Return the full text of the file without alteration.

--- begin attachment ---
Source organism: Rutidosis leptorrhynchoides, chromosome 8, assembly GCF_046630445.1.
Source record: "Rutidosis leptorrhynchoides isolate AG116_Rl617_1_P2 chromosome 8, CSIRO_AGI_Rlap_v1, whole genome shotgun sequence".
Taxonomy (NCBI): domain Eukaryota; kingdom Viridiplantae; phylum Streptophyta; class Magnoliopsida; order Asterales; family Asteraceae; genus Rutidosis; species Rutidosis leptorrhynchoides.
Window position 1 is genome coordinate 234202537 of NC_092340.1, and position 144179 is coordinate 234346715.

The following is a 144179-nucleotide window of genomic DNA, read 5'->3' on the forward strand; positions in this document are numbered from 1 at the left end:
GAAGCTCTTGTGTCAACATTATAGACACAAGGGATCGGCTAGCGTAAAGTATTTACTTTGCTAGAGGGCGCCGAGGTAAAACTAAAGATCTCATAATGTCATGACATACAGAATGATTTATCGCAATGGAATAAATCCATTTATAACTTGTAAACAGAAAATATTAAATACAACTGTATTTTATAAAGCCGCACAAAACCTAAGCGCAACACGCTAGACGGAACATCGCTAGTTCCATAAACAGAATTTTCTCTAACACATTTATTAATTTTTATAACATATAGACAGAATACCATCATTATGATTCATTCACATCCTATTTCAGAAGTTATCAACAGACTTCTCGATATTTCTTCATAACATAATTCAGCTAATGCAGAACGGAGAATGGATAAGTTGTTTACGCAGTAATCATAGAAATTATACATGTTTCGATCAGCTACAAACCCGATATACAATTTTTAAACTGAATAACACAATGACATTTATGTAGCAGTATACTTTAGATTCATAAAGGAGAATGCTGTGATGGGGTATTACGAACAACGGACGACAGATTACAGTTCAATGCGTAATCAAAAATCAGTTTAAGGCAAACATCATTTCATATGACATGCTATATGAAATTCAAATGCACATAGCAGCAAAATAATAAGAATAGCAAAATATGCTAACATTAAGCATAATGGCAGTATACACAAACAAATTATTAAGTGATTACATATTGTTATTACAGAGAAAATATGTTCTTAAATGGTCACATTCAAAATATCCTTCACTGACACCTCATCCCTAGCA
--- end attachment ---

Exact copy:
Source organism: Rutidosis leptorrhynchoides, chromosome 8, assembly GCF_046630445.1.
Source record: "Rutidosis leptorrhynchoides isolate AG116_Rl617_1_P2 chromosome 8, CSIRO_AGI_Rlap_v1, whole genome shotgun sequence".
Taxonomy (NCBI): domain Eukaryota; kingdom Viridiplantae; phylum Streptophyta; class Magnoliopsida; order Asterales; family Asteraceae; genus Rutidosis; species Rutidosis leptorrhynchoides.
Window position 1 is genome coordinate 234202537 of NC_092340.1, and position 144179 is coordinate 234346715.

The following is a 144179-nucleotide window of genomic DNA, read 5'->3' on the forward strand; positions in this document are numbered from 1 at the left end:
GAAGCTCTTGTGTCAACATTATAGACACAAGGGATCGGCTAGCGTAAAGTATTTACTTTGCTAGAGGGCGCCGAGGTAAAACTAAAGATCTCATAATGTCATGACATACAGAATGATTTATCGCAATGGAATAAATCCATTTATAACTTGTAAACAGAAAATATTAAATACAACTGTATTTTATAAAGCCGCACAAAACCTAAGCGCAACACGCTAGACGGAACATCGCTAGTTCCATAAACAGAATTTTCTCTAACACATTTATTAATTTTTATAACATATAGACAGAATACCATCATTATGATTCATTCACATCCTATTTCAGAAGTTATCAACAGACTTCTCGATATTTCTTCATAACATAATTCAGCTAATGCAGAACGGAGAATGGATAAGTTGTTTACGCAGTAATCATAGAAATTATACATGTTTCGATCAGCTACAAACCCGATATACAATTTTTAAACTGAATAACACAATGACATTTATGTAGCAGTATACTTTAGATTCATAAAGGAGAATGCTGTGATGGGGTATTACGAACAACGGACGACAGATTACAGTTCAATGCGTAATCAAAAATCAGTTTAAGGCAAACATCATTTCATATGACATGCTATATGAAATTCAAATGCACATAGCAGCAAAATAATAAGAATAGCAAAATATGCTAACATTAAGCATAATGGCAGTATACACAAACAAATTATTAAGTGATTACATATTGTTATTACAGAGAAAATATGTTCTTAAATGGTCACATTCAAAATATCCTTCACTGACACCTCATCCCTAGCA